Tuesday, July 31, 2007

TV EYE-July 07

Big muscles, big head, small talkfest
Henry Rollins is just one of the guys, big muscles, big head and all, you just love or hate. I dug Henry as the lead singer for Black Flag, didn’t like ‘em as much as the main yowler for his own semi-metal band. I found Henry a bit tiresome as a spoken word guy, but I truly dig him as the host of his own quirky talkfest, The Henry Rollins Show (IFC Channel, Fridays at 11:00 PM). Henry,in the midst of his second season as an IFC host, always clad in black, muscles rippling, neck bigger than Kansas, begins the half hour show with some quickie pontificating and Bush-bashing, sometimes ceding a few minutes to Janeane Garofalo, then it’s an interview with the likes of Marilyn Manson, William Shatner, Joan Jett or Christopher Walken, and then a performance from (so far this season) The Stooges, Robyn Hitchcock, Bob Mould, Shane MacGowan, Billy Bragg. As much as a know-it-all that Henry is, his wit and smarts, combined with the rather amusing fact that’s he’s a true blue pop culture fan (and often a fawning one) make his interviews quite fresh and revealing. The show’s thirty minutes fly right by, with Rollins basically occupying the same seat as Mike Meyer’s fictional creation in Wayne’s World, just add in a bigger head, many more muscles, and an actual popcult track record.

Summer Fluff
The USA Network as added yet another crime-solver to it’s entertainment-light pairing of Monk and Psych with Jeffrey Donovan as Michael Western, a spy guy cast away by his government agency in Burn Notice (Thursdays at 10:00 PM). Set amidst the warm saturated colors and hard bodies of oh-so-familiar Miami, Burn Notice is a well-done bit of summer fluff, part MacGyver, part Magnum, a thoroughly tongue-in-cheek drama replete with bikini bottoms in the background and the bruised mock tough guy in the foreground.. Donovan, a GQ-type with a deadpan manner, is both disabled and abetted by ex-IRA member ex-girlfriend (the fetching Gabrielle Anwar), by a slightly over-the-hill ex-spy party boy (done up by cult fave Bruce Campbell), and a nagging Mom (inhabited by Sharon Gless in tough gal mode). Donovan’s burned spy delivers a steady stream voice-over ripostes, all wry eyewinks and spy-vs.-spy pearls of wisdom, and the show glides through it’s appointed time like a sweet summer cocktail, no hassle, no heavy lifting, just a touch of sipping and the resulting contented smile.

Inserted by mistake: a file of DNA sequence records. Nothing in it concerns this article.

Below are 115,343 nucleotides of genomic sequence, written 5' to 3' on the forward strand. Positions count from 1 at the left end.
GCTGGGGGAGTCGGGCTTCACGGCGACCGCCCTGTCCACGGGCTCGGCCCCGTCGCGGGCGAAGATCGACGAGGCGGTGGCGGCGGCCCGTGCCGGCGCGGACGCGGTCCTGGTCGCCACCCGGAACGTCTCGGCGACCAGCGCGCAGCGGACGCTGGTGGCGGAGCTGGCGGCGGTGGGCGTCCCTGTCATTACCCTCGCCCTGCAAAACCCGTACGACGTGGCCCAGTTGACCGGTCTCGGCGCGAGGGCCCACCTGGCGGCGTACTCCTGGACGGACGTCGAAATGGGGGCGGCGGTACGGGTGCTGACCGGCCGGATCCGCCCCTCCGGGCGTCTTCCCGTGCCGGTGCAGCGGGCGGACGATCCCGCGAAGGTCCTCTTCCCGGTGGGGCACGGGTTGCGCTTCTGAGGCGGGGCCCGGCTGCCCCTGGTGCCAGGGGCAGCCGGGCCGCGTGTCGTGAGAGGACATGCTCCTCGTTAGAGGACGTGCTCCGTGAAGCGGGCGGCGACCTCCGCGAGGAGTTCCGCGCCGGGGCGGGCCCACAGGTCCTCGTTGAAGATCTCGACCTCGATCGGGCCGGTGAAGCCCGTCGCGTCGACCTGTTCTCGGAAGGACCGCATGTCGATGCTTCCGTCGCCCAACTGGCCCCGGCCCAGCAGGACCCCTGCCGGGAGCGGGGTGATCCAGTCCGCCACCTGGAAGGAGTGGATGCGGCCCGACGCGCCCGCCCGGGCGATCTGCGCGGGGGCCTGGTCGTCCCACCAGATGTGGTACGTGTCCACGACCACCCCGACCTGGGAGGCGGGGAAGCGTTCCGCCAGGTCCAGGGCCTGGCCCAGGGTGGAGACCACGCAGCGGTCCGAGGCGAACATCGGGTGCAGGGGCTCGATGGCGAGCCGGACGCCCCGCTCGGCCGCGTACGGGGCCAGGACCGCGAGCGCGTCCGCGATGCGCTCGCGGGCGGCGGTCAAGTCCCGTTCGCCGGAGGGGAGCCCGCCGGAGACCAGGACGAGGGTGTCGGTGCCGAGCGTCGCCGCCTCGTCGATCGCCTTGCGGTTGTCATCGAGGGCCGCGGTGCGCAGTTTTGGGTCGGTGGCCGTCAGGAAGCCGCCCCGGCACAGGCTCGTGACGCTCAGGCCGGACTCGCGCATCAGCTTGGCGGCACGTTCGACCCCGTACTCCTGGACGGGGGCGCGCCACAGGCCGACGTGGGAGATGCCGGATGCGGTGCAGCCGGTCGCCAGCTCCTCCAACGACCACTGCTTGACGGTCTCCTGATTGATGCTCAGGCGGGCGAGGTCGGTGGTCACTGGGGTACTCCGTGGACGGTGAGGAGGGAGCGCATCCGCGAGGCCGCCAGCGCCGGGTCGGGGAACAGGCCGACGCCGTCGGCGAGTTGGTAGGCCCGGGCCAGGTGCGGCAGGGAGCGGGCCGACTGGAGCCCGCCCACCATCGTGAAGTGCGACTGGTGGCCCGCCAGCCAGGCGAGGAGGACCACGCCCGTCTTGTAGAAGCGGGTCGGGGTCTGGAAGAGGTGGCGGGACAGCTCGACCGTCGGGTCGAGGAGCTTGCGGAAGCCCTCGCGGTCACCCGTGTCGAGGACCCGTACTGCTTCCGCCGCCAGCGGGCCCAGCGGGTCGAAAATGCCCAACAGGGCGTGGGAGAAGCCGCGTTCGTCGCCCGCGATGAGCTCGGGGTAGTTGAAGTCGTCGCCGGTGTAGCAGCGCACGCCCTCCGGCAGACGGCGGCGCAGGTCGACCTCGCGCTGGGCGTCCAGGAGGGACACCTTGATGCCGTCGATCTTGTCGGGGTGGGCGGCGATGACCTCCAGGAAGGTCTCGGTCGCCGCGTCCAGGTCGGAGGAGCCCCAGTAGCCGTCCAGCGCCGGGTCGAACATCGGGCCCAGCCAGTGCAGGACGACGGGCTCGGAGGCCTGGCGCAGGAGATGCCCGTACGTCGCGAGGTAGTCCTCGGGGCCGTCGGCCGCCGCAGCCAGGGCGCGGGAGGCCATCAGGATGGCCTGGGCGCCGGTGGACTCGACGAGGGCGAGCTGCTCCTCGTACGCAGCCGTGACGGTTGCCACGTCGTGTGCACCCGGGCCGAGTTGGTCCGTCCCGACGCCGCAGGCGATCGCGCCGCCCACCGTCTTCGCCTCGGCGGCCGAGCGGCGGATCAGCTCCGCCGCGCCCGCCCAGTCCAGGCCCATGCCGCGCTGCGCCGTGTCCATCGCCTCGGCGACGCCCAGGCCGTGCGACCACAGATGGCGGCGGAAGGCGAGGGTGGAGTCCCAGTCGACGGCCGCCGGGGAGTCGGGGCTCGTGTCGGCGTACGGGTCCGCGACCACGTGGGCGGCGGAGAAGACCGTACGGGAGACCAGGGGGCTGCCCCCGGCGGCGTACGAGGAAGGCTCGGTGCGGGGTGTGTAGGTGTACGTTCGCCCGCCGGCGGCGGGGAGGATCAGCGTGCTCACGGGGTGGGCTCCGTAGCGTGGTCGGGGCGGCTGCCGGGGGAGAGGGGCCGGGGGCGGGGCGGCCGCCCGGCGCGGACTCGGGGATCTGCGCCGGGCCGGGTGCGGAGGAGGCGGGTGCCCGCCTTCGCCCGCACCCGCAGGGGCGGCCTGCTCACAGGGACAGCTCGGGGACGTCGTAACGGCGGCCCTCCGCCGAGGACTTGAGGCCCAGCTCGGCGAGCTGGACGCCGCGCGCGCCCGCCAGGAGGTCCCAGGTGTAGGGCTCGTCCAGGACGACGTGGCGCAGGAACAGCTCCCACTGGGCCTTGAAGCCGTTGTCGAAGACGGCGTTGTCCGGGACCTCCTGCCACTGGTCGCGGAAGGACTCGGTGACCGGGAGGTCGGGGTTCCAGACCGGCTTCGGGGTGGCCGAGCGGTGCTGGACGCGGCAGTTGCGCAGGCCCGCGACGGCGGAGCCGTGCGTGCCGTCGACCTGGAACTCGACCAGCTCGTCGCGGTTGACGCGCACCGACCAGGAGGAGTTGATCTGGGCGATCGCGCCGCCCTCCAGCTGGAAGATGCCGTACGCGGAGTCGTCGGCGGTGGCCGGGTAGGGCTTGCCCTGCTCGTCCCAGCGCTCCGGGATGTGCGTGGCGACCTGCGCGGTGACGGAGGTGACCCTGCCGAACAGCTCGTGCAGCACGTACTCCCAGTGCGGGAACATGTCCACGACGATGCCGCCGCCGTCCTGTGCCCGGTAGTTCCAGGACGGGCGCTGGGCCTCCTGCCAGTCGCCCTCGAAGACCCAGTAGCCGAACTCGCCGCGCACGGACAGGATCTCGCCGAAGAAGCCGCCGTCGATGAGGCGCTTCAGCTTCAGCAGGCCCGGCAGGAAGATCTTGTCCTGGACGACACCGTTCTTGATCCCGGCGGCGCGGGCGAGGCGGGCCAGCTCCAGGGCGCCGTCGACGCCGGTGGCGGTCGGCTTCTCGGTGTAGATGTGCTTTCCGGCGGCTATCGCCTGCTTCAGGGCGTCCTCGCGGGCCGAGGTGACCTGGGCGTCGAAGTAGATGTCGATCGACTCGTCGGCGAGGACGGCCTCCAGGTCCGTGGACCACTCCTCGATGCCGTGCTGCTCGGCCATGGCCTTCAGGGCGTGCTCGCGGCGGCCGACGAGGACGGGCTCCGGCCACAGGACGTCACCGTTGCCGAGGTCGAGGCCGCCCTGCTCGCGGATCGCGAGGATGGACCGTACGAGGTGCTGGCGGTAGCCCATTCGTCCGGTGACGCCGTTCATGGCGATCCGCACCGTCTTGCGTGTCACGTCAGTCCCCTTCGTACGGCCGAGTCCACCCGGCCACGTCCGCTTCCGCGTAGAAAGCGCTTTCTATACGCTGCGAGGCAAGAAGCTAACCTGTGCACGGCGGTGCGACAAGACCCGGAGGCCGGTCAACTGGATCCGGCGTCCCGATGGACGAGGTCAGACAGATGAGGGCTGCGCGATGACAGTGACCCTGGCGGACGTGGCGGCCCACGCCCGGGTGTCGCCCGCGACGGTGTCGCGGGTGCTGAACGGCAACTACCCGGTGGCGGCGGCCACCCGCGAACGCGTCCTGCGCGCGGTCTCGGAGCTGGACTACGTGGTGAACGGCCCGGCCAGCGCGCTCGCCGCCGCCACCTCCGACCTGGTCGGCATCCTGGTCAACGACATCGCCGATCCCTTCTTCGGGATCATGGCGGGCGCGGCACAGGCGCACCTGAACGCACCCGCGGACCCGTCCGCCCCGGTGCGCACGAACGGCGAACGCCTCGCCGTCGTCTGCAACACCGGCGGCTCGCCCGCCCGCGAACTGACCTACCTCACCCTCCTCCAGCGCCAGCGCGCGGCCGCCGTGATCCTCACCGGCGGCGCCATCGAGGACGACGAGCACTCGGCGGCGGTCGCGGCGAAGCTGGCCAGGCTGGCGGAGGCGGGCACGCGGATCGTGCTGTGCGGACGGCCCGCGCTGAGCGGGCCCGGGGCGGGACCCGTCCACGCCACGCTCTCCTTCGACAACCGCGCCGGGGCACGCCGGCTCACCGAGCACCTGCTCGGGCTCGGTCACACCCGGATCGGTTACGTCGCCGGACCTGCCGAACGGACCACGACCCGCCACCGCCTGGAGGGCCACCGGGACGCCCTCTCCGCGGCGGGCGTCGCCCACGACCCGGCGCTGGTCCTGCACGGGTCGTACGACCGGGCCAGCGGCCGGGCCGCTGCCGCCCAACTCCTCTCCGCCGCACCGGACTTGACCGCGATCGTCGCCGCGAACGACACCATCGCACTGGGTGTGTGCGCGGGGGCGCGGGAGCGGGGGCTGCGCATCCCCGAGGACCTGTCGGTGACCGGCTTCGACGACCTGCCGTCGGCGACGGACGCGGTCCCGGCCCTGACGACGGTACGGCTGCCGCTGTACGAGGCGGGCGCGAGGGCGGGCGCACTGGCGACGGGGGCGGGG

Sci-Fi Whimsy
The tag line for the SCIFI Channel’s Eureka (Tuesdays at 9:00 PM, Wednesdays at 12:00 PM), “Small town, big secret”, sums up its whimsical tone adeptly. Starting up its second season, it’s small-scale shaggy dog tale with just the right mix of eye-winking drama and sci-fi humor. Following the well worn premise of the comic outsider, the show follows an everyman sheriff and his comely teen daughter who fall upon a hidden away Smalltown, USA, that is actually a government think tank peopled with science geeks and other geniuses all in the process of inventing invisibility rays and high-tech weaponry, in between chomping down corndogs in an erstwhile Rockwell setting. The straight guy is played by Canadian actor Colin Ferguson, and he does dramedy with panache, aptly sustaining the series’ overall tongue-in-cheek tone, sort of Bradbury-light.

TNT’s The Closer (Mondays at 9:00 PM) hits its third season in a nice stride—well oiled, easy watchin’, and effortlessly coasting on the acting fumes of Kyra Sedgwick’s buoyant, quirky, occasionally off-putting, and thoroughly hamboned personality. Sedgewick, as Deputy Chief Brenda Johnson, a southern belle three-quarters toasted serving as a squad leader and all-star interrogator for the LAPD, is a pussy cat on a hot slate roof, all neurotic tics, school marm attired, and honey-suckled-persona disguising a rock-hard cop’s persona, has the making of a TV icon located somewhere Matlock and Columbo. The Closer’s crimes don’t matter, the clues don’t matter, and the denouement is secondary, to Sedgwick-as-Chief Johnson’s interaction with her skeptical-but-competent crew (excellent ensemble cast, highlighted by G.W. Bailey and Anthony John Denison as the rough-edged coppers and Corey Reynolds as the right hand man) and her eventual psychological/verbal showdown with the villain-of-the-week.

1 comment:

skylolo99 said...

I'm digging Mad Men. It's got multi dimensional characters, it's morally ambiguous and the setting is pretty spot on. It takes place right before JFK becomes prez. This was the era when men were men and hints of a new age coming confused the shit out of these guys.